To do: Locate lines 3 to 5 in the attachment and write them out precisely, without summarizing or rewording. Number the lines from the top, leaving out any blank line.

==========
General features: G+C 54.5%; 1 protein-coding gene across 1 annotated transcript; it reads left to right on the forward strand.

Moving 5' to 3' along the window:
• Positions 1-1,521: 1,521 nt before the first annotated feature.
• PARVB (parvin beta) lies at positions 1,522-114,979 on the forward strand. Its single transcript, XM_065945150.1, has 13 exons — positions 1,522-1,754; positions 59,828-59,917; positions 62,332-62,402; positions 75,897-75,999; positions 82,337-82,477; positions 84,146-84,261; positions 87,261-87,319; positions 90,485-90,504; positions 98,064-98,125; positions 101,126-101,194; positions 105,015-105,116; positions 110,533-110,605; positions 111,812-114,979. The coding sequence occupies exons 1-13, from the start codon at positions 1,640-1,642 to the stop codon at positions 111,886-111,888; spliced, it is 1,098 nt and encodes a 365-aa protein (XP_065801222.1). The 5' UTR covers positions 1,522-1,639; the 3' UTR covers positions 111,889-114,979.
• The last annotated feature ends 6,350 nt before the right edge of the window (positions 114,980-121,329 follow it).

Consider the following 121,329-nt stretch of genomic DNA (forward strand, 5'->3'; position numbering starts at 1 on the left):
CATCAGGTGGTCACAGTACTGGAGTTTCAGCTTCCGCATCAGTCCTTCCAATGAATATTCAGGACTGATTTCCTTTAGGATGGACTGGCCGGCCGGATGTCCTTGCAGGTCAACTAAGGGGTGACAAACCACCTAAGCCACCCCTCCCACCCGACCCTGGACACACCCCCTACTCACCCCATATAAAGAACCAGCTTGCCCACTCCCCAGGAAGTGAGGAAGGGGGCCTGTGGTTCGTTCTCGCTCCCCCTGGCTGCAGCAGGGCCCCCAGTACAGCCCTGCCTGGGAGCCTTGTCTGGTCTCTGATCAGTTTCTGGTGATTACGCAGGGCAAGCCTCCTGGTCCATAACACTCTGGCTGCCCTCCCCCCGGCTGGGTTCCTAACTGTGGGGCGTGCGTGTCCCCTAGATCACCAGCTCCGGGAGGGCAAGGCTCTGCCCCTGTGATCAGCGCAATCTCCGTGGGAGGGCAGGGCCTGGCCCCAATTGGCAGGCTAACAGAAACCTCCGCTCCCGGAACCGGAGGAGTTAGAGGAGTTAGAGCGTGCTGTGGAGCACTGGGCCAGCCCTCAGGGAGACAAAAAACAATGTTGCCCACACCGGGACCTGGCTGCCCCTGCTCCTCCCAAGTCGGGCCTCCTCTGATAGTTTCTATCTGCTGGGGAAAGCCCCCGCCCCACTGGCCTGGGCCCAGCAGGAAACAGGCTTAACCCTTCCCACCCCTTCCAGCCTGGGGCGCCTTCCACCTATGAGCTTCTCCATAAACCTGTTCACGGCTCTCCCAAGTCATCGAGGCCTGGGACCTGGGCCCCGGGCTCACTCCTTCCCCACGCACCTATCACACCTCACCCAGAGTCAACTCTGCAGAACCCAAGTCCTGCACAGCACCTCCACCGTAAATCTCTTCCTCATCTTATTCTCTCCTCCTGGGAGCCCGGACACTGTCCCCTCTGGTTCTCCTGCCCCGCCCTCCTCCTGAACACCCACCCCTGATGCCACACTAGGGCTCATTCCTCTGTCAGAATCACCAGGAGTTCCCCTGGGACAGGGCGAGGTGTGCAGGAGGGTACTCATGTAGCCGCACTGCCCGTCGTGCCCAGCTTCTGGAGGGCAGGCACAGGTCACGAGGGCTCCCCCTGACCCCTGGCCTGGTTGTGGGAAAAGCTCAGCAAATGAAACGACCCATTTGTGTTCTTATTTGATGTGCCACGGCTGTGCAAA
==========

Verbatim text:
• Positions 1-1,521: 1,521 nt before the first annotated feature.
• PARVB (parvin beta) lies at positions 1,522-114,979 on the forward strand. Its single transcript, XM_065945150.1, has 13 exons — positions 1,522-1,754; positions 59,828-59,917; positions 62,332-62,402; positions 75,897-75,999; positions 82,337-82,477; positions 84,146-84,261; positions 87,261-87,319; positions 90,485-90,504; positions 98,064-98,125; positions 101,126-101,194; positions 105,015-105,116; positions 110,533-110,605; positions 111,812-114,979. The coding sequence occupies exons 1-13, from the start codon at positions 1,640-1,642 to the stop codon at positions 111,886-111,888; spliced, it is 1,098 nt and encodes a 365-aa protein (XP_065801222.1). The 5' UTR covers positions 1,522-1,639; the 3' UTR covers positions 111,889-114,979.
• The last annotated feature ends 6,350 nt before the right edge of the window (positions 114,980-121,329 follow it).